I would say that it is just more the accepted status quo now. I don’t think it’s really passed. I think it’s understood that you have to differentiate yourself. If you are an applicant who’s from an affluent, white family, what do you contribute? More and more schools this year had essays asking, How will you contribute to diversity on campus? [Some] white students who grew up in wealthy, safe areas, had very little to say. So then it becomes more about being creative. How can you spin your experiences in a way that—diversity doesn’t have to just be about race, ethnicity, etc. But I’ve had kids drop schools because they couldn’t figure out how to answer the prompts. Like, I don’t have “a thing.” But this is also what we do. We work with students younger, when they’re starting high school, on creating these stories, and saying, Look, what are you passionate about, what are you interested in? How can you have an impact on your community so there is something to write about. People who didn’t do that generally are at a disadvantage when it comes time to answer some of these questions.
They are exceptional. But there was also a lot of a legacy factor there. At least one-third of the students that we saw get into those top ten schools had a direct connection, whether it was legacy, big donations, or people backing them in the admissions process.
Legacy is alive and well at some schools more than others. As to how much it played into our acceptances is hard to tell because those kids who did get in who were legacies were also just incredible kids. So it’s hard to differentiate. The one thing we did not see is unqualified kids with connections getting in, which also means the system’s working on a certain level. But it does seem like, if you’re equally qualified to another candidate, and you’ve got that hook, you’re going to be the one to get in.
There are ways to use legacy to your advantage that’s not about just checking a box. It’s going back and meeting people at Homecoming. Or having a chat with a professor. Things that people don’t necessarily think of if they’re not legacies. So it’s not just about the donation or mom went here, dad went here. It’s more about the involvement with the school, and then your “why” essay is going to be that much better, because you can talk about when you sat down with professor so and so to learn about their research.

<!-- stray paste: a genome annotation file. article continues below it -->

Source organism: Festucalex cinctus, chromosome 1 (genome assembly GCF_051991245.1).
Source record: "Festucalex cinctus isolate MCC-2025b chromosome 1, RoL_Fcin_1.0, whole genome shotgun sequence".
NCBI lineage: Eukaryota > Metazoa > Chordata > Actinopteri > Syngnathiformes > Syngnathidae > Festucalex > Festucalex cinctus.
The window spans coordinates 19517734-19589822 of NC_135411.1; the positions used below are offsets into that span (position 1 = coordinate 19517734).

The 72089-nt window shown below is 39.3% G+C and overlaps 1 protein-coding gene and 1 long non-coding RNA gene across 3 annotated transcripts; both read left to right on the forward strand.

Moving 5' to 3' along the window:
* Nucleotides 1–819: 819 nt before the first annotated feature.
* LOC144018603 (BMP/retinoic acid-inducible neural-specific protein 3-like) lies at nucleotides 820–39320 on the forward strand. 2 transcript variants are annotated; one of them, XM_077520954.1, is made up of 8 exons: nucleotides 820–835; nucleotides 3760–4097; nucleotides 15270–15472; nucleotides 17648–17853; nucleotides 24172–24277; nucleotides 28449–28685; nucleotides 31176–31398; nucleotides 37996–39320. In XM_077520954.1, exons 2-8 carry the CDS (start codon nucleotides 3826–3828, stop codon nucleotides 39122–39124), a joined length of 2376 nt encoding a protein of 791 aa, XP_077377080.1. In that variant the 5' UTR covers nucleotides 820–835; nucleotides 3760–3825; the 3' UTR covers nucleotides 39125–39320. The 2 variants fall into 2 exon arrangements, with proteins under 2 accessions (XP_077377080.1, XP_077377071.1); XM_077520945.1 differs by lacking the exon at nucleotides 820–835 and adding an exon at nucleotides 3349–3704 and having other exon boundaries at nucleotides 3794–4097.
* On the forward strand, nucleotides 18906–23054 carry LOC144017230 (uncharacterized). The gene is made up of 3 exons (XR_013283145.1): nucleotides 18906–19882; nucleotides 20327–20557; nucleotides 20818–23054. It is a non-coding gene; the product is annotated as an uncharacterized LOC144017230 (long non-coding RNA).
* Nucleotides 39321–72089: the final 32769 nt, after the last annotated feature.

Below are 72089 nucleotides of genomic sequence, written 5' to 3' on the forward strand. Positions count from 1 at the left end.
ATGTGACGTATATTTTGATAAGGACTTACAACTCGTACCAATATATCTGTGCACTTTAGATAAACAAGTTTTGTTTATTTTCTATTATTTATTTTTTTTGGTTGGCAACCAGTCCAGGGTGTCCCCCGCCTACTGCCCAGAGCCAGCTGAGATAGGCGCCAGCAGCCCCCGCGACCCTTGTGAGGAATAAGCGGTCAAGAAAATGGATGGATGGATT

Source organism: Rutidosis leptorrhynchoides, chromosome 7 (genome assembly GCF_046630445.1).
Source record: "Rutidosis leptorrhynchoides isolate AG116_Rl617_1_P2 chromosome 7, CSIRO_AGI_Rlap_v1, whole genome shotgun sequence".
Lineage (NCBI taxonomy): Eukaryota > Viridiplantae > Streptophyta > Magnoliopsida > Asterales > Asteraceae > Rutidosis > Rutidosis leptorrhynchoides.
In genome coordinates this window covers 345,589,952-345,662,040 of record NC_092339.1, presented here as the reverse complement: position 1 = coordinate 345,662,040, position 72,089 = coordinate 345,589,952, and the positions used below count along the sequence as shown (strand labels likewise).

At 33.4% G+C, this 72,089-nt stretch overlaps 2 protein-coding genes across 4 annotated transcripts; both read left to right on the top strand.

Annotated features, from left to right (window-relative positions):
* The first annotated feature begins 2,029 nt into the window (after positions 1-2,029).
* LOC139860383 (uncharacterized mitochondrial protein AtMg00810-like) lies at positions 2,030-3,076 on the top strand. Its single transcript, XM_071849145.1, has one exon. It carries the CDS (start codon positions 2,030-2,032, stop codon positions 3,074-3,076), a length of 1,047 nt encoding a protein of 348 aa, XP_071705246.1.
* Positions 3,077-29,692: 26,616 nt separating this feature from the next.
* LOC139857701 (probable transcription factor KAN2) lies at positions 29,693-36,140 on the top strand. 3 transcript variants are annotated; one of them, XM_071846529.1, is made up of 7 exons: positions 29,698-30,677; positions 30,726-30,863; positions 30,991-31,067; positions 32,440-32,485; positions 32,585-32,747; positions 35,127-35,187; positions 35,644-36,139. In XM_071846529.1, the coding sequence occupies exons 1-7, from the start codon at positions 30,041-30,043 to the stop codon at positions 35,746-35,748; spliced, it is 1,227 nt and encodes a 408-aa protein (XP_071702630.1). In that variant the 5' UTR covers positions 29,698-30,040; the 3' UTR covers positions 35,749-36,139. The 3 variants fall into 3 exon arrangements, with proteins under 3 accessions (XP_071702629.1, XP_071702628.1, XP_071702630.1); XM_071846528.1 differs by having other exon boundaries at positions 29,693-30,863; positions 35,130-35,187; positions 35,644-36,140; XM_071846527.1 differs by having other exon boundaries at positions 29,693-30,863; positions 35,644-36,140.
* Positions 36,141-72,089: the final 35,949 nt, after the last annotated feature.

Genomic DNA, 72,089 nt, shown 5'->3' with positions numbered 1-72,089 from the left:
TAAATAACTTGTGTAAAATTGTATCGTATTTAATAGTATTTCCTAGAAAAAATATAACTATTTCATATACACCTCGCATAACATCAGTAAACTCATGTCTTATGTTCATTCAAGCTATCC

There were very few actual rejections. There were a lot of deferrals. So then it’s about how do you handle deferrals, and what’s the next step? And how do you demonstrate your continued interest? Some of those kids are now in panic mode, adding new schools to their list, which is driving me a little nuts. They’re going, Well, if I didn’t get in there, maybe I should apply here, here, and here. I’m like, guys, it’s mid-December. We talked through all this. We always try to tell students, Look, you need to go into this assuming you will not get in. Everything else needs to be ready to go. The deadline’s in 10 more days. So you can’t be doing that over the holidays. Also you’re in such a bad headspace. But most of them are done, it’s just the few panicked ones.
It depends on the school. A school like Georgetown defers all early action candidates—it says it on its website. I’ve never seen a kid rejected early at Georgetown. But with deferrals from the schools that very rarely defer, as long as you are a stronger candidate than you were, or prove to them that you continued that success, deferrals can be, there’s a lot of hope. You can be fairly optimistic. It’s almost like, Don’t screw it up approach.
My theory on deferrals is, and I’ve heard from some people in admissions that I know, is that they just want to see first semester senior year grades. Because Covid messed up peoples’ grades. Even if the kids got straight A’s, some schools just gave A’s. So they just need more information on a lot of kids. They want to learn more about you when they compare you to the regular decision pool. If you get straight A’s first semester and there’s nothing to look at that’s negative and you’ve gone out and accomplished more things and won a writing competition or robotics competition, you’re going to be a better candidate than you were a few months ago. I tell my students: This is not a time to sit back and wait. This is a time to be proactive in all capacities and show them why they want you.
Nicole LaPorte is the author of Guilty Admissions: The Bribes, Favors, and Phonies behind the College Cheating Scandal and The Men Who Would Be King: Movies, Moguls and a Company Called DreamWorks.